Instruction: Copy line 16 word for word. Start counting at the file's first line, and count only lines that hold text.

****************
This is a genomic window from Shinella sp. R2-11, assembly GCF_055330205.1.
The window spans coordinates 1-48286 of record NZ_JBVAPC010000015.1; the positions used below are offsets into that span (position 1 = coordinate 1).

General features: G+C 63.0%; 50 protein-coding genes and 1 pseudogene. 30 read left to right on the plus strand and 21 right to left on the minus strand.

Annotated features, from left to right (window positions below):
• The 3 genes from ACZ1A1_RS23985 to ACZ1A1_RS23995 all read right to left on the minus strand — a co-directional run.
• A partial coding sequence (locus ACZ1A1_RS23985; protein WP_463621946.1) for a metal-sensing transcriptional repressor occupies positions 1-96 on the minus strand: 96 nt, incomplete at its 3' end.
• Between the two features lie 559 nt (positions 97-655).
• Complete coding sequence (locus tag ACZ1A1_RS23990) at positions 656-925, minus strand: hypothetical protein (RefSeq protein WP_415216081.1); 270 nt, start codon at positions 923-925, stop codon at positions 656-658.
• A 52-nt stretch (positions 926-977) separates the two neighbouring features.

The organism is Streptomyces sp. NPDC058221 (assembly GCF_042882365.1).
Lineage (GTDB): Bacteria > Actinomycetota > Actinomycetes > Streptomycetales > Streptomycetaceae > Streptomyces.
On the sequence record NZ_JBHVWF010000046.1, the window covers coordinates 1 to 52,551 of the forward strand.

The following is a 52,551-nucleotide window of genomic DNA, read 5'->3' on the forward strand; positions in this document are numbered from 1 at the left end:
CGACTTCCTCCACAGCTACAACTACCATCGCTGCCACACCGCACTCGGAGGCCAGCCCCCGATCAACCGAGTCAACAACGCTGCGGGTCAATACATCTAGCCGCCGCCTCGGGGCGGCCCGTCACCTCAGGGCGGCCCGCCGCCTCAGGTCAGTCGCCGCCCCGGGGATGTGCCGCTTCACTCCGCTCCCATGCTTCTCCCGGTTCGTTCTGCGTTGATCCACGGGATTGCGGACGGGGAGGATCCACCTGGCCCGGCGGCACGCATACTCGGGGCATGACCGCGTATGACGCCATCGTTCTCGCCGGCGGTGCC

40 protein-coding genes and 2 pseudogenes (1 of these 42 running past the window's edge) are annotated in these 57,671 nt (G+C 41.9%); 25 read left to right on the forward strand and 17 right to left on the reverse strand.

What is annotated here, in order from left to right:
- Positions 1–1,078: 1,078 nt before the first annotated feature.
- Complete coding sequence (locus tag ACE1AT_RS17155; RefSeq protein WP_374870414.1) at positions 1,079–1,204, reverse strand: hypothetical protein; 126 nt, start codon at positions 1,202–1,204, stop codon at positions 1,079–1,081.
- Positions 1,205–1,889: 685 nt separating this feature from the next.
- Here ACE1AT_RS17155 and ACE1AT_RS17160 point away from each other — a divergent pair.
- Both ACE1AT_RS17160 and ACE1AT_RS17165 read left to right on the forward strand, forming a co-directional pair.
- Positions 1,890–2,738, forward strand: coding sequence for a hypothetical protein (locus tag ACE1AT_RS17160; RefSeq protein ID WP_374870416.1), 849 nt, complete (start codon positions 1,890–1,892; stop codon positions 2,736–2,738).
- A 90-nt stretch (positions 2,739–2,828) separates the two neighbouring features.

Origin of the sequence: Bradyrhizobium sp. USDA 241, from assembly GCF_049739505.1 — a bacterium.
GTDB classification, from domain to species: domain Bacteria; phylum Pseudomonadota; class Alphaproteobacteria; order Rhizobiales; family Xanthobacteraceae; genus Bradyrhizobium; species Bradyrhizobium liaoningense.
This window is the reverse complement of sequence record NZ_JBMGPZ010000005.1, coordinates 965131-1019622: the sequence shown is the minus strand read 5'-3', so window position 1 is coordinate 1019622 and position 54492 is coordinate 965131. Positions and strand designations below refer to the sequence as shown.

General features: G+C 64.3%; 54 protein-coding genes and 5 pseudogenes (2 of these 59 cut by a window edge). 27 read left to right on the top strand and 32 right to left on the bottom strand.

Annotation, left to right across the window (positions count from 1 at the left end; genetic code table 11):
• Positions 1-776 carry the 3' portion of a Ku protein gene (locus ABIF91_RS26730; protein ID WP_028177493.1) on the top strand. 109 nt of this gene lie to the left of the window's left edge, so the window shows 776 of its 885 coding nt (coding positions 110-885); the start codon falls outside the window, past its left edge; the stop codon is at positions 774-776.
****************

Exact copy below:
What is annotated here, in order from left to right: